Archive for the ‘30th Squadron’ Category

Meet author Ken Bledsoe at Loveland Local Author Showcase

November 7th, 2016 by Ken & Phyl Bledsoe

Ken Elder Bledsoe Author, Echoes From an Eagle, Windsor Colorado book signing at the American Legion,Both Ken and his wife Phyllis will be at the Loveland Public Library's Local Author Showcase on Saturday, November  12th in downtown Loveland at 300 N Adams Ave, Loveland, CO 80537.

It is especially poignant for author Ken Bledsoe this Local Authors Showcase happens to fall on the day after Veterans Day, November 11th.

There will be more than 50 local authors signing and selling copies of their books. It is a great opportunity to talk to the authors, ask questions and have your copy of their book signed.

See you on Saturday!

Loveland Public Library, Loveland Colorado, Local Author Showcase, Nov 12th 2016, 1:30-4:00pm

Loveland Public Library's Local Author Showcase - November 12, 2016 (1:30-4:30pm).


June 10th, 2016 by Ken & Phyl Bledsoe
Base at Cloncurry, Queensland, Austraila

Base at Cloncurry, Queensland, Austraila

After two weeks of R&R in Melbourne, Australia, the men of the 19th BG were reorganized and sent to new bases.  The 435th “Kangaroo Squadron” was assigned to the coastal base in Townsville.  The 93rd Squadron was sent to Longreach and the 30th Squadron to Cloncurry - interior areas of Queensland far from the reach of Japanese attack and the diversions found in Australian cities.  Vernon was sent to Cloncurry, which the men compared to a town in our “Old West.”  There was little for the men to do to unwind after their missions, so boredom quickly became one of their enemies.


Vernon's Camp at Mareeba (as seen from the air).

Vernon's Camp at Mareeba (as seen from the air).

Later, Vernon and the men of the 19th were relocated to Mareeba, which was closer to their enemy targets and was considered to be a great improvement over the dry, arid, lonely bases at Longreach and Cloncurry.  Mareeba provided better runways, trees for shade, camouflage for their planes, and cool, clear water from the Barron River.  The citizens of Mareeba did their best to welcome the Americans and planned social events to help the men recover from their long, arduous missions.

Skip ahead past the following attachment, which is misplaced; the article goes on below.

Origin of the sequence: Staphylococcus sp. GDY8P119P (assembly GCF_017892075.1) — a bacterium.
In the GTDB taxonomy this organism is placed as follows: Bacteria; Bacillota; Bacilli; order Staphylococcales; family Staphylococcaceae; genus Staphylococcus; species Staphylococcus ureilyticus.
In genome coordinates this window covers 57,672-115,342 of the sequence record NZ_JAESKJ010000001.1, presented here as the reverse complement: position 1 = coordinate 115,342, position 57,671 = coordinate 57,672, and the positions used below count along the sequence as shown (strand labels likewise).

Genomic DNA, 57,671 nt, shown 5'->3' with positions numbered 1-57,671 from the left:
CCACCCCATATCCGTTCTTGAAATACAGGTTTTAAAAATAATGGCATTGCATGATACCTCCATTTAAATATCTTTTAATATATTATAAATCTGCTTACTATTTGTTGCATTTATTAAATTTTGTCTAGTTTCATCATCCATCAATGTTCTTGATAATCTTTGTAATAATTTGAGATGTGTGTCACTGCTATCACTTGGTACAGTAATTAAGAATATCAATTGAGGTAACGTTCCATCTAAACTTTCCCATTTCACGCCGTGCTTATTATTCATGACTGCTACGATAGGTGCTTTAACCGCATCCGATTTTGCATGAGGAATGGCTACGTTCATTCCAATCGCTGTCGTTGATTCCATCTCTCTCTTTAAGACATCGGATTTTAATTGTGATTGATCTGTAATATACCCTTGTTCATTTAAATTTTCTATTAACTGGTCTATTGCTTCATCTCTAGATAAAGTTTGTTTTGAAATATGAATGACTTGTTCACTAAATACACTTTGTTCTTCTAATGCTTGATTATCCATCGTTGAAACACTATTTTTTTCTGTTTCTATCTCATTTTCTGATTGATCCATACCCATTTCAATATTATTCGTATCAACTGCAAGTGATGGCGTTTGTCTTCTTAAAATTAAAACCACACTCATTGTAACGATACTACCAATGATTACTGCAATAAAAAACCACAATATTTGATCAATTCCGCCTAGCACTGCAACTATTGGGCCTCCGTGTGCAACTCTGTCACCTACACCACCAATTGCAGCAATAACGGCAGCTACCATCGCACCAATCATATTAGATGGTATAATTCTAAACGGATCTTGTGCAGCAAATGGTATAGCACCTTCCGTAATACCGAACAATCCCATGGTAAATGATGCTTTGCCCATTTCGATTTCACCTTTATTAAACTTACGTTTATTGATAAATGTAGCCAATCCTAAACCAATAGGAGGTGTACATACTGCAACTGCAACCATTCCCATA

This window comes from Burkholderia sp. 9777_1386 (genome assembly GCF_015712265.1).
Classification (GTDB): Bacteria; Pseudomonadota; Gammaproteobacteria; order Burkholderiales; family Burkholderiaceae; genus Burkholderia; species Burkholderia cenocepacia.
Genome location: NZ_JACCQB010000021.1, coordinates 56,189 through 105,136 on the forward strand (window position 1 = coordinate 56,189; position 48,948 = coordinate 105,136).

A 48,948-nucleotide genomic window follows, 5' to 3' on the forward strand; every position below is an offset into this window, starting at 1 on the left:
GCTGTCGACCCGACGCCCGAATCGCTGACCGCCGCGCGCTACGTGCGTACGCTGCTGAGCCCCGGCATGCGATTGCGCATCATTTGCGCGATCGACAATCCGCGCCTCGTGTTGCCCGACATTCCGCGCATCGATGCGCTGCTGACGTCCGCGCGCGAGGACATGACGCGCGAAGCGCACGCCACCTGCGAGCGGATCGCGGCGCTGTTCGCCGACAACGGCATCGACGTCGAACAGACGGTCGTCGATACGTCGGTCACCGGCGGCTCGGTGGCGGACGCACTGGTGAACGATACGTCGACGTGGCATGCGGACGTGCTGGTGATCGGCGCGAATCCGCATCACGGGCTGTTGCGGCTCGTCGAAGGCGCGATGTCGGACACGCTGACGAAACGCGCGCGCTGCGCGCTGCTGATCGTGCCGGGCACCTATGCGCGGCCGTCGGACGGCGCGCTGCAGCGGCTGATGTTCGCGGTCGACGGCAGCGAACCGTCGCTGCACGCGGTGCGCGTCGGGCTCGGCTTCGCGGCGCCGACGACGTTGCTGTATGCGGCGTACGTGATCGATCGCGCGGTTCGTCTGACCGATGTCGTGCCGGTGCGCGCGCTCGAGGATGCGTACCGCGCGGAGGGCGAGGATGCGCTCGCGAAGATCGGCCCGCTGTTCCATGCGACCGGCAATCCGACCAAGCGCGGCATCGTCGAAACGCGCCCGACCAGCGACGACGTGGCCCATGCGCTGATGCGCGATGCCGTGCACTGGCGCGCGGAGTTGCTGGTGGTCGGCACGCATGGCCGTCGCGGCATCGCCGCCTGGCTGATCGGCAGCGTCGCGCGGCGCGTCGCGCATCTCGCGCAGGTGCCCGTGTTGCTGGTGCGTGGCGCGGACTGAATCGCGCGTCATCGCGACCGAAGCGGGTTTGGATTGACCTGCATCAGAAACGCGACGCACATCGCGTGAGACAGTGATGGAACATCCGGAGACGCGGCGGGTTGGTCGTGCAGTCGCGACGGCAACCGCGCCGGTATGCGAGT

Part 1: Why Was Morale So Low When the 19th Bomb Group Reached Australia? 1941-42

May 22nd, 2016 by Ken & Phyl Bledsoe

When war broke out in Europe, the United States adopted the Europe-first strategy causing substantial equipment and resources to be shifted from the Pacific to the Atlantic Theater.  This action was taken, in large part, because our leaders underestimated the power of the Japanese and overestimated our own power in the SW Pacific.

Therefore, the 19th Bomb Group was forced to fight a predominantly defensive holding action throughout the Philippines and Java.  Their B-17 bombers in the Philippines were expected to serve as a threat and deterrent to any aggressive behavior on the part of the Japanese.  However, when the Japanese attacked Pearl Harbor on December 7, 1941, they concurrently attacked Clark Field on Luzon Island in the Philippines.  The 19th Bomb Group had seventeen B-17s at Clark Field that day – twelve were completely destroyed and five more were damaged.  There were also heavy casualties among the 19th BG’s ground and air crews.

Vernon's friend from the 19th BG shares with native children upon landing in Java, from Ken Bledsoe collection.

Vernon's friend from the 19th BG shares with native children upon landing in Java.